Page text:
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Carlos A.R.,The CR UK MRC Gray Institute for Radiation Oncology and Biology
Nature communications | Year: 2013

ARF is a tumour suppressor activated by oncogenic stress, which stabilizes p53. Although p53 is a key component of the response to DNA damage, a similar function for ARF has not been ascribed. Here we show that primary mouse and human cells lacking the tumour suppressor BRCA2 accumulate DNA damage, which triggers checkpoint signalling and ARF activation. Furthermore, senescence induced by Brca2 deletion in primary mouse and human cells is reversed by the loss of ARF, a phenotype recapitulated in cells lacking RAD51. Surprisingly, ARF is not necessary for p53 accumulation per se but for altering the spectrum of genes activated by this transcription factor. Specifically, ARF enables p53 transcription of Dusp4 and Dusp7, which encode a pair of phosphatases known to inactivate the MAP kinases ERK1/2. Our results ascribe a previously unanticipated function to the ARF tumour suppressor in genome integrity, controlled by replicative stress and ATM/ATR-dependent checkpoint responses. Source


Tejera A.M.,Telomeres and Telomerase Group | Stagno d'Alcontres M.,Telomeres and Telomerase Group | Thanasoula M.,The CR UK MRC Gray Institute for Radiation Oncology and Biology | Marion R.M.,Telomeres and Telomerase Group | And 5 more authors.
Developmental Cell | Year: 2010

The TPP1/ACD protein (hereafter TPP1) is a component of the shelterin complex at mammalian telomeres. Here we find that Tpp1-deficient mouse embryonic fibroblasts (MEFs) show increased chromosomal instability including sister chromatid fusions and chromosomes with multitelomeric signals related to telomere fragility. Tpp1 deletion decreases both TERT (the telomerase catalytic subunit) binding to telomeres in MEFs and telomerase function at chromosome ends in vivo. Abrogation of Tpp1 abolished net telomere elongation in the context of nuclear reprogramming of MEFs into induced pluripotent stem cells, whereas Tpp1 deletion in stratified epithelia of Tpp1Δ/ΔK5-Cre mice resulted in perinatal death, severe skin hyperpigmentation, and impaired hair follicle morphogenesis. p53 deficiency rescues skin hyperpigmentation and hair growth in these mice, indicating that p53 restricts proliferation of Tpp1-deficient cells. These results suggest a telomere-capping model where TPP1 protects telomere integrity and regulates telomerase recruitment to telomeres, thereby preventing early occurrence of degenerative pathologies. © 2010 Elsevier Inc. Source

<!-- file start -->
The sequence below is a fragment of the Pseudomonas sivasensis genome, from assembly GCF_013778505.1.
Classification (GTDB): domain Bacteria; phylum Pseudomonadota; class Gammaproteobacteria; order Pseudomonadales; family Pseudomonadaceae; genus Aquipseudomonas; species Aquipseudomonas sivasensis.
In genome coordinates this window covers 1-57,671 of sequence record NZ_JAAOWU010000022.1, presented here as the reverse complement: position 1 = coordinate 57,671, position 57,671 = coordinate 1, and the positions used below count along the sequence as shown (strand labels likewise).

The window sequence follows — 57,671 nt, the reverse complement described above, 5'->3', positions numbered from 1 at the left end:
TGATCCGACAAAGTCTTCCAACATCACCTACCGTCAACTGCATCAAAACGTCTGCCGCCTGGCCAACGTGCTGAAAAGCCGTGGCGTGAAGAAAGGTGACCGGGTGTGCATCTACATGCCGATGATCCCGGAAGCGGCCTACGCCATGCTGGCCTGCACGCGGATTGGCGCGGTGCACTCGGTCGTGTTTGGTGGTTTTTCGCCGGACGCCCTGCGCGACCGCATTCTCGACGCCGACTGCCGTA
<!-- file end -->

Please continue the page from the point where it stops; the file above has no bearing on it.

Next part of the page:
Thanasoula M.,The CR UK MRC Gray Institute for Radiation Oncology and Biology | Escandell J.M.,The CR UK MRC Gray Institute for Radiation Oncology and Biology | Martinez P.,Telomeres and Telomerase Group | Badie S.,The CR UK MRC Gray Institute for Radiation Oncology and Biology | And 3 more authors.
Current Biology | Year: 2010

Telomeres are protected by capping structures consisting of core protein complexes that bind with sequence specificity to telomeric DNA (reviewed in [1]). In their absence, telomeres trigger a DNA damage response, materialized in accumulation at the telomere of damage response proteins, e.g., phosphorylated histone H2AX (γH2AX), into telomere-dysfunction-induced foci [2, 3]. Telomere uncapping occurs transiently in every cell cycle in G2 [4], following DNA replication, but little is known about how protective structures are reassembled or whether this process is controlled by the cell-cycle surveillance machinery. Here, we report that telomere capping is monitored at the G2/M transition by the p53/p21 damage response pathway. Unlike their wild-type counterparts, human and mouse cells lacking p53 or p21 progress into mitosis prematurely with persisting uncapped telomeres. Furthermore, artificially uncapped telomeres delay mitotic entry in a p53- and p21-dependent manner. Uncapped telomeres that persist in mitotic p53-deficient cells are shorter than average and religate to generate end-to-end fusions. These results suggest that a p53-dependent pathway monitors telomere capping after DNA replication and delays G2/M progression in the presence of unprotected telomeres. This mechanism maintains a cell-cycle stage conducive for capping reactions and prevents progression into stages during which uncapped telomeres are prone to deleterious end fusions. © 2010 Elsevier Ltd. All rights reserved. Source

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